Last summer I had the exceptional opportunity to attend Roche Continents. This is an annual event organized by Roche Corporate Donations and Philanthropy where 30 arts and 70 science students from across Europe are gathered in Salzburg to immerse themselves in art, science and the Salzburg Festival for a week.
When I first heard about Roche Continents, I was surprised why a big pharma company would invest in something like that and what actually connects science and arts. After some thinking and research, I realized that art and science do have a lot in common. As Albert Einstein put it beautifully:
“After a certain high level of technical skill is achieved, science and art tend to coalesce in aesthetics, plasticity and form. The greatest scientists are always artists as well.”
Both arts and science require creativity, intuition and inspiration to achieve breakthrough innovations. Eloquent designs of experiments and the right choice of techniques to achieve a scientific goal for a scientist is just as important as choosing the right instruments and inventing beautiful melodies to create a masterpiece of musical art. Not without reason do scientists “perform” experiments and similarly performing art does not go without experimenting.
With these thoughts in mind I went on a journey to experience the creative process that leads to innovation and to explore “the edge” – the theme of this year’s Roche Continents. I was not disappointed. During the week, the organizers kept us constantly busy with ever new inspiring program points including eye-opening lectures, fun workshops, thought-provoking team challenges and spectacular concert visits.
Everyday we started with a session of Tai Chi to set the stage for mindfulness. The first day then already knocked me off my socks with a drumming session with Sewa Beats, where we experienced the power of making music in a group of 100 people. Surprisingly, our workshop leader and founder of Sewa Beats Doug Manuel also had a unexpected life story to tell: he started as a restaurant worker, then made BBC documentary in Africa where he discovered his passion for the djembe drum and subsequently started teaching drumming to prisoners, before turning to lead motivational/communication workshops with the djembe. What a life!
Another highlight was a project with the contemporary artist Fritz Hauser who taught us over the week how to make music by scratching wooden sticks against each other or against random objects. This even led us to give a concert in front of the chairman of Roche.
In between the artistic sessions, we also had plenty of chances to discuss science. Talks of renowned scientists fuelled our thoughts and made us look beyond our everyday research. The biochemistry professor Renee Schroeder introduced us to the biological and cultural evolution, the theoretic physics professor Ben Moore taught us about the history and future of the universe and the Foundation Medicine employee Alley Welsh gave us her view on cancer genomics.
Moreover, I had the honor to be selected to give an “inspiration talk” where I presented an art-science collision project that involved turned living bacteria into art (http://www.taldanino.com).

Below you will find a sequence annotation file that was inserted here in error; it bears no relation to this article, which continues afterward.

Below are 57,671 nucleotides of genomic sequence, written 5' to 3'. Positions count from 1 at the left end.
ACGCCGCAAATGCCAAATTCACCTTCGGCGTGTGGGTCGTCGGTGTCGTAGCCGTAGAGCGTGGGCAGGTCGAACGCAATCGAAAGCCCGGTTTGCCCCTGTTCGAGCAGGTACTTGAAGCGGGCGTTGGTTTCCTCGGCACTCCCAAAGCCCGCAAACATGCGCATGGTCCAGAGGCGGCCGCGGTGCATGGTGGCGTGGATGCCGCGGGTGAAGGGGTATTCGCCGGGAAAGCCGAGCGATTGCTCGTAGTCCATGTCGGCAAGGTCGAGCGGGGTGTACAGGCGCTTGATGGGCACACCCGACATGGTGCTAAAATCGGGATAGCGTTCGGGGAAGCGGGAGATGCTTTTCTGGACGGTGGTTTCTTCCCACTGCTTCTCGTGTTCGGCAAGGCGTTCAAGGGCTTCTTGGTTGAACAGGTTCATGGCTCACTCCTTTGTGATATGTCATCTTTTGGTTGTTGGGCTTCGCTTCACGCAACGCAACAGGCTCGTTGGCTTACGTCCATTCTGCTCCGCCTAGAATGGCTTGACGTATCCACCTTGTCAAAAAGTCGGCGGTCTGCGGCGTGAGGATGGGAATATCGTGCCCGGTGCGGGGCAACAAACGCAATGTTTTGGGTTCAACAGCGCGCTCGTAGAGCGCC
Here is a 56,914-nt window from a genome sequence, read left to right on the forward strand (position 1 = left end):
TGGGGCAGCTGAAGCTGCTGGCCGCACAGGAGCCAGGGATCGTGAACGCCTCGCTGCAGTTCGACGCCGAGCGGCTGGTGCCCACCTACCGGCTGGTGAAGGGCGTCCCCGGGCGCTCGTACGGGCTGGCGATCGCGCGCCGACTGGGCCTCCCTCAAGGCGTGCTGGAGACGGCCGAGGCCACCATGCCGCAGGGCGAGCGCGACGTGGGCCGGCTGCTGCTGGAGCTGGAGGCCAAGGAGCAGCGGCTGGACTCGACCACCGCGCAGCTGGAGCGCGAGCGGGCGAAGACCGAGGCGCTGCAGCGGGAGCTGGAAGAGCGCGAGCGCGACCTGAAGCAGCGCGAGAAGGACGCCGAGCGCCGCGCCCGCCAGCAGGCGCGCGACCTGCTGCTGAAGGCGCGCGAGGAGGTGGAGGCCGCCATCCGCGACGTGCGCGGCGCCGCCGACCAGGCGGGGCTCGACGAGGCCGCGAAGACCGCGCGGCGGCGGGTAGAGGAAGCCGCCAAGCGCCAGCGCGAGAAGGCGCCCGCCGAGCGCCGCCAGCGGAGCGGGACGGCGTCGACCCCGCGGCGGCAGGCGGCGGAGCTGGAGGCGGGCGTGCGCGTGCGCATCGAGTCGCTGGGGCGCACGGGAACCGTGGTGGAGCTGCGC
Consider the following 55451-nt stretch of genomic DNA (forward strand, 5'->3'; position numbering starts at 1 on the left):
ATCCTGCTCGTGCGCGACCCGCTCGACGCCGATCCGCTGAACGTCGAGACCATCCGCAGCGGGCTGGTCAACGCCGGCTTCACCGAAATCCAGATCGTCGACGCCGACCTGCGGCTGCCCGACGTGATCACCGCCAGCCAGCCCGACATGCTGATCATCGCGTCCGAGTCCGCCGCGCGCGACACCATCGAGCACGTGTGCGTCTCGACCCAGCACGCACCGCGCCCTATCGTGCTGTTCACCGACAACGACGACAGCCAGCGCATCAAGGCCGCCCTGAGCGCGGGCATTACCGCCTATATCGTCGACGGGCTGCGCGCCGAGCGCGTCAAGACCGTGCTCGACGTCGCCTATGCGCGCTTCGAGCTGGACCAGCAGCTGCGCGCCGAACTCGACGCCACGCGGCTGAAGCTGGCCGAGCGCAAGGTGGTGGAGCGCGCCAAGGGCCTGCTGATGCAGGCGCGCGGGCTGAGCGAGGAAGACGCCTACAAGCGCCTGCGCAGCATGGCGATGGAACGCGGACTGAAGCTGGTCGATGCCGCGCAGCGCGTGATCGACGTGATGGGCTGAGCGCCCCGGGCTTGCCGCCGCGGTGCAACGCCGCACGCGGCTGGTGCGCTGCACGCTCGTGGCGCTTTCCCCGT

Not to forget were the spectacular evenings that we enjoyed at the Salzburg Festival, the world’s largest and most prestigious festival of music and drama. We had the chance to attend various contemporary music concerts as well as an opera. This was the first time I was exposed to contemporary classical music and it is really worth the experience. Beyond the concerts we also got to speak to the musicians, conductors and composers of some of the concerts which was great honor. After the concerts, we could digest our experiences during the “late-night reflections” which was a great opportunity to discuss questions with the present art students.
There were just countless highlights at Roche Continents – too many to list here. This fruitful week challenged my views and made me realize several important things for life:
1) Stay curious and open-minded and talk to people outside of your world!
Being exposed to people from so many different and unknown disciplines such as musicology, composition, video photography, theoretic chemistry or arts management as well as so many diverse cultures ranging from Venezuela to Thailand made me discuss many things I have never thought about before. This is where the true path to creativity comes about – through experience, challenging discussions and pushing “the edge”.
2) Be passionate about what you do!
The conversations with the people at Roche Continents, be it students, lecturers, musicians or organizers have all left me with a feeling of being infected with enthusiasm. I have met so many people during this week who are passionate about very different things and who through their encouraging questions made me feel more passionate about what I do.
3) Don’t be afraid to try and experience unknown things and take risks!
Be it Tai Chi or contemporary music concerts, trying out new things and taking risks expanded my horizon and made me think more outside of the box.
4) Great things can happen in a team!
Be it drumming or scratching wooden sticks with 100 people or solving a team challenge with different minded individuals, it is not only more fun to be in a team but also more productive and fruitful.
The one week at Roche Continents truly inspired me, made me look beyond my everyday life and encouraged me to further push “the edge”. This was the 10th anniversary of Roche Continents, may it continue for at least another 10 years!